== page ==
I have databases on two different servers. I need to regularly retrieve new records from a table on server A, and process them in order to use them to update a table on server B (with a different schema).

I was going to use a trigger for this, but if this fails, the inserts on server A are rolled back. The inserts on table A must not fail, so the update of server B needs to be as decoupled from this as possible.

I am now thinking of using a scheduled stored procedure on server B to retrieve the results from server A and update server B. This would need to run every 30 seconds.

Is there anything wrong with this approach, or is there a better or more 'correct' way of achieving this?

  • Why do you want to do this? Tell us the business problem you're trying to solve, and maybe we can suggest a good way to implement it. May 22, 2015 at 13:35
  • I have a system that is used to track circuit boards around a factory - it tracks them via barcode and stores the results of each process they go through as they move round the factory. They have a new, automated test machine which stores its results in its own local database. They want these results brought into the main system in as close to real-time as possible so that they can be reported on along with all the other processes. So they need to be moved into the log table for the main system, but also processed somewhat as they are in a different schema.
    – chipples
    May 26, 2015 at 7:52
  • Maybe SQL Server Change Data Capture will be useful for you? msdn.microsoft.com/en-us/cc645937.aspx May 26, 2015 at 8:15

1 Answer 1


Create a linked server connection with read access from Server B to Server A. Have a process running on Server B that does the following:

  1. Examine the table on ServerB to identity the last inserted record from Server A. Hopefully you have an auto-incrementing primary key (int). If not, look for the greatest "last updated timestamp".

  2. Connect to Server A and retrieve all records from Server A that are greater than this primary key / timestamp

  3. Insert these new records into Server B.

I always recommend full error trapping and process logging in any sort of automated system like this. You need to know how it is behaving, and you need to be alerted if there are any problems.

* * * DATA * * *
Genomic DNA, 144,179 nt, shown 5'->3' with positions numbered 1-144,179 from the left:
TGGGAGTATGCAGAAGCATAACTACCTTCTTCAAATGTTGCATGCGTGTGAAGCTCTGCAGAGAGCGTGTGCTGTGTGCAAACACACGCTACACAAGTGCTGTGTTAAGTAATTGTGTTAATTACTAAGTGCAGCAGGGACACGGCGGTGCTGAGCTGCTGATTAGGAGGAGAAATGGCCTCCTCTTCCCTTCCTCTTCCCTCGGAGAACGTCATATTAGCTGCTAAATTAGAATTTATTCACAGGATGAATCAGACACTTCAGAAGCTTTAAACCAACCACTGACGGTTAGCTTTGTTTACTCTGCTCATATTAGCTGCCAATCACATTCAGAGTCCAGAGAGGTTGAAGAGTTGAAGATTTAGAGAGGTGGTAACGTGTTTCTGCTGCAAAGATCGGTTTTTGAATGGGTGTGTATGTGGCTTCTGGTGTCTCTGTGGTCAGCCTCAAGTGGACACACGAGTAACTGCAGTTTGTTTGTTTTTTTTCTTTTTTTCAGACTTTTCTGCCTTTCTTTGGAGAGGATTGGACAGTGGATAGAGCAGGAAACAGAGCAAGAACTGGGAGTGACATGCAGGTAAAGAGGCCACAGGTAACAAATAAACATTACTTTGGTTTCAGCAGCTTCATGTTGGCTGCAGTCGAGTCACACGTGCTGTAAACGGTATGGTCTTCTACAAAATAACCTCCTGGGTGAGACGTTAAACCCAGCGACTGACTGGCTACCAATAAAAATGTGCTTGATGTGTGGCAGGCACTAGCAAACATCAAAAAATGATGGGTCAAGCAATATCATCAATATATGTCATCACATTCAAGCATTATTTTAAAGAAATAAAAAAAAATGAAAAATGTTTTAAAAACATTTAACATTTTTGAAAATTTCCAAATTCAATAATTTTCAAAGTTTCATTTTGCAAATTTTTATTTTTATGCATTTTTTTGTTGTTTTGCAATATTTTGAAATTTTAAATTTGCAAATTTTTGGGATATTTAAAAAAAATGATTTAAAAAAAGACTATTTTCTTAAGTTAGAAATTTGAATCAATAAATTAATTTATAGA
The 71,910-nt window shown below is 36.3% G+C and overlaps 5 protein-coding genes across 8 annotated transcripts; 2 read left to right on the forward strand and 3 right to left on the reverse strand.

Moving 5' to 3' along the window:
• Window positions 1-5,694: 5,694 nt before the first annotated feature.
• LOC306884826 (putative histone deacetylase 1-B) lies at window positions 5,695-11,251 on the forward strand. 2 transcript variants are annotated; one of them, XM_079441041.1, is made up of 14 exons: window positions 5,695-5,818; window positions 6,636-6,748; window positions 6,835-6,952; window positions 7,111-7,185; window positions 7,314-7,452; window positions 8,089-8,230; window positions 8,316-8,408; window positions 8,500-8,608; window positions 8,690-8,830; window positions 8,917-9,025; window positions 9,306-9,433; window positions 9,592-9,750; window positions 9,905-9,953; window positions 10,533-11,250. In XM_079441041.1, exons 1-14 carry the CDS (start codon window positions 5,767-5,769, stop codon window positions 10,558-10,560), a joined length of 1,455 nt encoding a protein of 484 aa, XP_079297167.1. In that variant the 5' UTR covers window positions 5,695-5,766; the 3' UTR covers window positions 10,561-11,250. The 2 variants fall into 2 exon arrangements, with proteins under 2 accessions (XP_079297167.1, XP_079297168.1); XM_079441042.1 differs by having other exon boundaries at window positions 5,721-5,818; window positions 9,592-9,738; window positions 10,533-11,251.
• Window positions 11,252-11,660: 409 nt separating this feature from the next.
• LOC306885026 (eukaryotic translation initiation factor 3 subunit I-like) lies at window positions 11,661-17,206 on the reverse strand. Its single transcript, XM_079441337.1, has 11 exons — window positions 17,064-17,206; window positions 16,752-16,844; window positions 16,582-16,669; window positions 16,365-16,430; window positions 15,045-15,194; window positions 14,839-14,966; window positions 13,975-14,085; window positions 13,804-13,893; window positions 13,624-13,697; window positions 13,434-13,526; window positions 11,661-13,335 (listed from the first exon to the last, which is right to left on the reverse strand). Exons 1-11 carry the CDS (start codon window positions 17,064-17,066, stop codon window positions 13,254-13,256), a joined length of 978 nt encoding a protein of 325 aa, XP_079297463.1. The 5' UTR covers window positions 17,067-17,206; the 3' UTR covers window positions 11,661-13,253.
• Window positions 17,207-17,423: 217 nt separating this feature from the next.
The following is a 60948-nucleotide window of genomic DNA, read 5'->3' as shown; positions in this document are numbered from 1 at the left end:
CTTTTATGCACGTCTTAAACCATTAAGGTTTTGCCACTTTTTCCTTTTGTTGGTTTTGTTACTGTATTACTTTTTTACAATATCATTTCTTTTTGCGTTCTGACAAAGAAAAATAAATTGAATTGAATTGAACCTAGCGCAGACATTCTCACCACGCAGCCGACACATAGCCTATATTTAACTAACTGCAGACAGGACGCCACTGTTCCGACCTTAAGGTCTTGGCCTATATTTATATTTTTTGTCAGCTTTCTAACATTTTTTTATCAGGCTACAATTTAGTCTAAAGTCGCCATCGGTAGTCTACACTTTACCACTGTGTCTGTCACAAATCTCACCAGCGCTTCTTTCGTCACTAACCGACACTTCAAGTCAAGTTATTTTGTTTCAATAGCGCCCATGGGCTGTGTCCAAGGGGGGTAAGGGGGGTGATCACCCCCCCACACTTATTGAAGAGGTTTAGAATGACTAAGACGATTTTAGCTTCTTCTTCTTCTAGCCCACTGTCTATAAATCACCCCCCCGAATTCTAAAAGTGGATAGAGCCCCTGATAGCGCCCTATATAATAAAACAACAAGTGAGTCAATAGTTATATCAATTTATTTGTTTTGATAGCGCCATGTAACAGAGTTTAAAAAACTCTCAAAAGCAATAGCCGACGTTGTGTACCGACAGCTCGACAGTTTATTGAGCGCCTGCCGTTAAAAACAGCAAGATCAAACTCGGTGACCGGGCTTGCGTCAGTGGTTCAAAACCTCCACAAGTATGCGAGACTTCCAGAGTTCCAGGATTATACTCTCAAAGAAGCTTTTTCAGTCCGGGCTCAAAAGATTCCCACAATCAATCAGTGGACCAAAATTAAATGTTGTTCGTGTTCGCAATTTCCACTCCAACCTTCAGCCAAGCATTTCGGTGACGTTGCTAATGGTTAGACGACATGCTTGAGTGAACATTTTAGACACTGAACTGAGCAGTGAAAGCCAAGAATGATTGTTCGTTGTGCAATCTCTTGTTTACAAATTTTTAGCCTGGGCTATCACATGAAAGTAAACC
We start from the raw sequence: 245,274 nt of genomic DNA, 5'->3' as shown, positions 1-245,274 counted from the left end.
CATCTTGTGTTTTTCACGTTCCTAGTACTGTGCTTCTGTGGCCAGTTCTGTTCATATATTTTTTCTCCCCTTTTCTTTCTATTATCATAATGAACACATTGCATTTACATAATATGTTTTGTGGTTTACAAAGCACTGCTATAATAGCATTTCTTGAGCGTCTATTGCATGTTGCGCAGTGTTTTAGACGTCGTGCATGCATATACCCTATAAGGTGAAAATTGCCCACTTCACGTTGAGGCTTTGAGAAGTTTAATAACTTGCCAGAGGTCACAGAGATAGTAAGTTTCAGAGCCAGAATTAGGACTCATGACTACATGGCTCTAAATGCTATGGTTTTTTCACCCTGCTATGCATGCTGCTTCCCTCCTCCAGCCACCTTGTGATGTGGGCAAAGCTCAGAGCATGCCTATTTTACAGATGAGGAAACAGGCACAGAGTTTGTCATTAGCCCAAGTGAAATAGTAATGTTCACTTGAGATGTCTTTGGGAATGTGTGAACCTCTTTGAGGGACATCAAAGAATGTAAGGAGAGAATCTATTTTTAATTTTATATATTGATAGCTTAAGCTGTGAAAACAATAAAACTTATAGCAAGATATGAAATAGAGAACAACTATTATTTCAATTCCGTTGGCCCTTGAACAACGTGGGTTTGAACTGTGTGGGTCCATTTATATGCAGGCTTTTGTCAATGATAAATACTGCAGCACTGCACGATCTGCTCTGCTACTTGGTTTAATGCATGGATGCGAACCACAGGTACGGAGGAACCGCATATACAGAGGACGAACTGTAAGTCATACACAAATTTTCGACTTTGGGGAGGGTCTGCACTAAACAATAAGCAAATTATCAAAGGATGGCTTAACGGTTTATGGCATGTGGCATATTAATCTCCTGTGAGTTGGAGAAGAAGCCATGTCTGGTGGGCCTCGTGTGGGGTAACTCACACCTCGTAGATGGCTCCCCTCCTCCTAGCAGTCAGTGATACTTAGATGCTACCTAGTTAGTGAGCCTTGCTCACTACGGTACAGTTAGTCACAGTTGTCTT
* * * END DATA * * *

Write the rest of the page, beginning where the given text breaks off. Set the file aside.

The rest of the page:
I would put all the logic in a stored procedure, connect from A to B using a linked server, and have the procedure sleep for X seconds after it is finished processing.

Put the stored procedure in a SQL Server job that is set to run continuously. It will appear to always be running, but the stored procedure will be sleeping most of the time.

Note: The reason I create jobs to run continuously and then having the procedure sleep (using a wait statement) is to prevent clutter in the job history logs. I actually create the job to run on a schedule (every minute) but because the stored procedure sleeps, the job never finishes. You can chalk it up to personal preference.

  • Thank you, this is pretty much the approach I was considering, apart from having the job running continuously and sleeping. instead of having it run every 30 seconds.
    – chipples
    May 26, 2015 at 7:54
  • Be very careful with your logic to determine new or updated rows. "last updated timestamps" are dangerous to use as they are set when the record is inserted or updated, not when the transaction is committed. If there are long running transactions you could easily miss new or updated rows. The process becomes much easier of course if there are only new records, but you still have to be wary of missing data. Change Data Capture gets around all of these issues by offering trigger-like semantics by maintaining a log of changes for you. May 26, 2015 at 8:19
  • If the record is inserted or updated since the last time your process reviewed the table, you will grab it. If there are records currently being updated, they will block the process until the transaction is complete (assuming read-committed).
    – datagod
    May 26, 2015 at 20:51
  • There will only ever be new records, not updated ones. I have been just logging the highest transferred record ID in a separate table, and then using that to retrieve new records when it runs. Are there any problems with this approach? Also, what is the reasoning behind having it run continuously with a sleep, rather than having it repeatedly triggered by the scheduler?
    – chipples
    May 28, 2015 at 8:02
  • @chipples, see my note in the answer.
    – datagod
    May 28, 2015 at 15:34

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